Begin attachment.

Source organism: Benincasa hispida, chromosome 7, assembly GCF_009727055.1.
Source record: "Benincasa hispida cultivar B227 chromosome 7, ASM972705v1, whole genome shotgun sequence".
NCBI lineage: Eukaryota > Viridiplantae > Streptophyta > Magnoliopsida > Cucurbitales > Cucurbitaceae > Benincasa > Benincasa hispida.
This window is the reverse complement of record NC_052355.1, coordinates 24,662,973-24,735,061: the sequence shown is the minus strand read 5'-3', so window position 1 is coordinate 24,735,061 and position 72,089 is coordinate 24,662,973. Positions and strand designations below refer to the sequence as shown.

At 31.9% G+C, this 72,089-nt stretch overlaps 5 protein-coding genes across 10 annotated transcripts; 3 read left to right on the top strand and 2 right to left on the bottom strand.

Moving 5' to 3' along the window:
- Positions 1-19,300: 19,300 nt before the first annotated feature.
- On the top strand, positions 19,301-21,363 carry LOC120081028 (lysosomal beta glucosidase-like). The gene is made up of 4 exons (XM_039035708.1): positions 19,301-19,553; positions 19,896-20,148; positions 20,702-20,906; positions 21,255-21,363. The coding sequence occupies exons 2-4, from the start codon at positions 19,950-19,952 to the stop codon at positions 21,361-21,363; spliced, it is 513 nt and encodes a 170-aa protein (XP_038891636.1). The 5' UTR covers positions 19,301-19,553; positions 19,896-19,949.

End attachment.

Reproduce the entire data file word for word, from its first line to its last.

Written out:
Source organism: Benincasa hispida, chromosome 7, assembly GCF_009727055.1.
Source record: "Benincasa hispida cultivar B227 chromosome 7, ASM972705v1, whole genome shotgun sequence".
NCBI lineage: Eukaryota > Viridiplantae > Streptophyta > Magnoliopsida > Cucurbitales > Cucurbitaceae > Benincasa > Benincasa hispida.
This window is the reverse complement of record NC_052355.1, coordinates 24,662,973-24,735,061: the sequence shown is the minus strand read 5'-3', so window position 1 is coordinate 24,735,061 and position 72,089 is coordinate 24,662,973. Positions and strand designations below refer to the sequence as shown.

At 31.9% G+C, this 72,089-nt stretch overlaps 5 protein-coding genes across 10 annotated transcripts; 3 read left to right on the top strand and 2 right to left on the bottom strand.

Moving 5' to 3' along the window:
- Positions 1-19,300: 19,300 nt before the first annotated feature.
- On the top strand, positions 19,301-21,363 carry LOC120081028 (lysosomal beta glucosidase-like). The gene is made up of 4 exons (XM_039035708.1): positions 19,301-19,553; positions 19,896-20,148; positions 20,702-20,906; positions 21,255-21,363. The coding sequence occupies exons 2-4, from the start codon at positions 19,950-19,952 to the stop codon at positions 21,361-21,363; spliced, it is 513 nt and encodes a 170-aa protein (XP_038891636.1). The 5' UTR covers positions 19,301-19,553; positions 19,896-19,949.